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  • LATEST POSTS

    • Councils in open states like California are going to pay, whether through BSA bankruptcy or through their own.  It's probably prudent to get that liquidity lined up.
    • It's sad. I will say real estate evaluations for camp properties which are often unique are simply speculative until you have a buyer willing to part with money. 
    • That is sadly too common. People donate land to scouts thinking it will remain in use and then it's sold. Where I am there are multiple scouting properties that have been lost, most developed. Thankfully there are some that became part of a parks system or held by a land trust.  Schiff Reservation is one of them thankfully. It was appalling when BSA sold that. It's still nice to go there and see the old scout structures and think about old Mr. Hillcourt and what he represented in scouting. It was neighbors and a community that saved it. Hopefully some of these camp properties will be preserved. 
    • The TCC has evaluated all council properties so that each council is expected to sell the property for that estimated price.   One way or the other, the councils wish to get as much as reasonably possible to pay as much of the contribution to pay the obligation for the chapter 11.     Except for the attorneys, there are no winners in this process.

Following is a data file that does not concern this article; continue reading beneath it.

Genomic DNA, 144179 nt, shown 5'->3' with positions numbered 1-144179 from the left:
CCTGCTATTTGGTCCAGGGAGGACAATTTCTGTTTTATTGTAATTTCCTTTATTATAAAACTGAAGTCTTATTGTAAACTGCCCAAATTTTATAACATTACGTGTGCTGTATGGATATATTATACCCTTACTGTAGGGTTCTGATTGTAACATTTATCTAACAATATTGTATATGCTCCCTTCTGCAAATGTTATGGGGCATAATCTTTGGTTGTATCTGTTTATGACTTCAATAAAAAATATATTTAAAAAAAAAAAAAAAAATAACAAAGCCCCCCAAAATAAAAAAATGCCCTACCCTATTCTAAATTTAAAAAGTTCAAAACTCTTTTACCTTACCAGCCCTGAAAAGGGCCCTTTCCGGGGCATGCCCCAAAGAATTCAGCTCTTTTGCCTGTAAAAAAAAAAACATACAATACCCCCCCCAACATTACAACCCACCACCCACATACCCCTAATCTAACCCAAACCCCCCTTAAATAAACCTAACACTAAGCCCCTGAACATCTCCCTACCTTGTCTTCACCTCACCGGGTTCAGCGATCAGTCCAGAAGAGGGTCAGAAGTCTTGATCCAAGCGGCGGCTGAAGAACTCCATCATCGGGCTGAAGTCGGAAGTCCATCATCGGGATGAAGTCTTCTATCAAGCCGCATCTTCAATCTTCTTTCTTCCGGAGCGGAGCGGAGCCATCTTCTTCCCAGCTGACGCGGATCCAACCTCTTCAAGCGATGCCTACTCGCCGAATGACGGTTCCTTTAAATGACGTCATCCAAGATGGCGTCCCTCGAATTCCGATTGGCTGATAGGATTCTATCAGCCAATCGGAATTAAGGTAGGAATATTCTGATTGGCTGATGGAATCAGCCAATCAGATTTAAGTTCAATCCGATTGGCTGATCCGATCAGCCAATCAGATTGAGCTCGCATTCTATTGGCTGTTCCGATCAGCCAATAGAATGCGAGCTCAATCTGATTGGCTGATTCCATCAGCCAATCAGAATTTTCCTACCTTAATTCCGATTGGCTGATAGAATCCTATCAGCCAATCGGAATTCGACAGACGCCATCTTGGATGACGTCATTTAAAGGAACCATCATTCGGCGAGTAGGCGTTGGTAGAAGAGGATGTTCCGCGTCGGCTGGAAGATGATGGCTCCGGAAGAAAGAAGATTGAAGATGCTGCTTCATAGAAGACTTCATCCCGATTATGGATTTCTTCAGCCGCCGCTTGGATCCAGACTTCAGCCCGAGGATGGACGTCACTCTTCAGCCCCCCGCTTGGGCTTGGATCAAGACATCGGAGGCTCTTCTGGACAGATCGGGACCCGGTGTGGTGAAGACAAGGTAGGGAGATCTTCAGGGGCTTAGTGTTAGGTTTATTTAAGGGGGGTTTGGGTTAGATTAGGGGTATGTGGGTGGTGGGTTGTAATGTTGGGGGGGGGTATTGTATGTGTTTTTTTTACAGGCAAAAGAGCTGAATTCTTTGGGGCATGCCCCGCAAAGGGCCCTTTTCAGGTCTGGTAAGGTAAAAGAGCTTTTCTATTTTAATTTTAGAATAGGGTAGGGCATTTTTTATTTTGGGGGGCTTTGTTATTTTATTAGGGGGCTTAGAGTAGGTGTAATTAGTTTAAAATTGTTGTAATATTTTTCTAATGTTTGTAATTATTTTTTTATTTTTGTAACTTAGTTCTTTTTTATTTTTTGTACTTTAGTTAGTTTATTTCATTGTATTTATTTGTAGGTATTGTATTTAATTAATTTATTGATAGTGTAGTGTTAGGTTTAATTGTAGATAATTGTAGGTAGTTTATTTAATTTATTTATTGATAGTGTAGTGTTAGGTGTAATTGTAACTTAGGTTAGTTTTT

• Yep, there is a fine line of setting scouts up to succeed and setting them up to fail. But, there is a difference in learning from failure or becoming disillusioned from failure. Scouts have to feel the adults are their best cheer leaders, especially when they make bad decisions.   I told the story about the SPL that was frustrated because he couldn't get the troop of about 30 scouts under control. He walked over to the SM watching from the other side of the room and asked what could he do. The SM asked what was the one thing in his hand that gets a scouts attention. The SPL put his sign up and the he had a new confidence in controlling the group.  But, the key isn't the SM giving him a little help. The key is the SPL reached a point where he needed to learn and took the intuitive to get it.  AS you said, new scouts need a lot more wisdom to start out than experienced scouts. And that will likely come from adults. But, the adults have to let the scouts push the line of annoyance (frustration) so that the scout is motivated to learn how to change the annoyance, without letting the scout go so annoyed that he just gives up. Where is that line? It changes constantly and the adults have to feel it out so that they can keep pushing the line out, but not too far out, as the scouts grows in knowledge and independence. That adults will fail as much as they succeed. But, if the scouts observe that the adults are trying to give them their independence so that the program is more fun and more rewarding, they won't mind the humble adult screw ups. Adults' have to learn and grow faster and more often than the scouts just to keep up with the scouts growth. If the adults quit pushing the line, the scouts will quit growing and the program will get boring. It's hard and frustrating, but when you watch the maturity of the troop jump forward, you will so excited that you won't sleep that night and you will be forced to sleep on the couch. The more that happens, the more you want and the more you push that line. The adults want to program where the scouts like to learn from the mistakes because they the growth makes them like themselves. That comes from them listening to their best teacher, which is their last mistake.  The adults have to insure the scouts that they are in a safe to make mistakes because that is what the program is all about. And that is very hard for new adult leaders who have spent their adult life teaching their kids not to make mistakes. I learned to caution new adult visitors to speak up in a PLC meeting because they just can't help themselves. Kind of funny to watch. Stating a new troop with new scouts is the most difficult time of the troop program. So, it is important to understand the goals of the program like Vision and Aims so that they learn how the Methods get them there. I wish training taught that better. Barry
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